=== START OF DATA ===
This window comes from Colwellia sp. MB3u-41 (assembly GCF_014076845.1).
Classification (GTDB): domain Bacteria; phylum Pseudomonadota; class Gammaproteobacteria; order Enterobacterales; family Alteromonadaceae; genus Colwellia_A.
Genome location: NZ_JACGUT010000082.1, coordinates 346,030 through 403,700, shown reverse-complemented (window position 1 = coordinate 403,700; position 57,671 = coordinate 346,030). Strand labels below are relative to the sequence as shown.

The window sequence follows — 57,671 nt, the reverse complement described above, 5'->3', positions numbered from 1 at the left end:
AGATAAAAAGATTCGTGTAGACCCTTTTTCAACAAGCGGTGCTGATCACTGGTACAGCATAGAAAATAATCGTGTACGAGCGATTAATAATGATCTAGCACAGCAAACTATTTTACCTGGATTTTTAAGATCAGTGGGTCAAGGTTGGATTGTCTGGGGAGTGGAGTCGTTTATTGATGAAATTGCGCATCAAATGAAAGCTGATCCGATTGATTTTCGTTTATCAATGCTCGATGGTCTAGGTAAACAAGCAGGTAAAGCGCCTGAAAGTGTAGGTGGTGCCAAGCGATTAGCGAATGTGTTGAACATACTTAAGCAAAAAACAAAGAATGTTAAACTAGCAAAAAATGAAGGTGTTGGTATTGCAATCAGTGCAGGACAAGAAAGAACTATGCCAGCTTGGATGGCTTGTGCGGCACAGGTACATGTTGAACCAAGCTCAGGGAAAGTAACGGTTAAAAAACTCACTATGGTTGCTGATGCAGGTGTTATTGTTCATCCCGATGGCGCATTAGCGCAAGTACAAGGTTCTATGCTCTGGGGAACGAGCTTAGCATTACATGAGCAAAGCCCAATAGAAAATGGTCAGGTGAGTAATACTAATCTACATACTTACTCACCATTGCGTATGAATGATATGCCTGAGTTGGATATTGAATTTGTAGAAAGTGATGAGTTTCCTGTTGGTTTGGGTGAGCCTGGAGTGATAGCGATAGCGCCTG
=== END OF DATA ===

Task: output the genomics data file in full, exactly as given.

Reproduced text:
This window comes from Colwellia sp. MB3u-41 (assembly GCF_014076845.1).
Classification (GTDB): domain Bacteria; phylum Pseudomonadota; class Gammaproteobacteria; order Enterobacterales; family Alteromonadaceae; genus Colwellia_A.
Genome location: NZ_JACGUT010000082.1, coordinates 346,030 through 403,700, shown reverse-complemented (window position 1 = coordinate 403,700; position 57,671 = coordinate 346,030). Strand labels below are relative to the sequence as shown.

The window sequence follows — 57,671 nt, the reverse complement described above, 5'->3', positions numbered from 1 at the left end:
AGATAAAAAGATTCGTGTAGACCCTTTTTCAACAAGCGGTGCTGATCACTGGTACAGCATAGAAAATAATCGTGTACGAGCGATTAATAATGATCTAGCACAGCAAACTATTTTACCTGGATTTTTAAGATCAGTGGGTCAAGGTTGGATTGTCTGGGGAGTGGAGTCGTTTATTGATGAAATTGCGCATCAAATGAAAGCTGATCCGATTGATTTTCGTTTATCAATGCTCGATGGTCTAGGTAAACAAGCAGGTAAAGCGCCTGAAAGTGTAGGTGGTGCCAAGCGATTAGCGAATGTGTTGAACATACTTAAGCAAAAAACAAAGAATGTTAAACTAGCAAAAAATGAAGGTGTTGGTATTGCAATCAGTGCAGGACAAGAAAGAACTATGCCAGCTTGGATGGCTTGTGCGGCACAGGTACATGTTGAACCAAGCTCAGGGAAAGTAACGGTTAAAAAACTCACTATGGTTGCTGATGCAGGTGTTATTGTTCATCCCGATGGCGCATTAGCGCAAGTACAAGGTTCTATGCTCTGGGGAACGAGCTTAGCATTACATGAGCAAAGCCCAATAGAAAATGGTCAGGTGAGTAATACTAATCTACATACTTACTCACCATTGCGTATGAATGATATGCCTGAGTTGGATATTGAATTTGTAGAAAGTGATGAGTTTCCTGTTGGTTTGGGTGAGCCTGGAGTGATAGCGATAGCGCCTG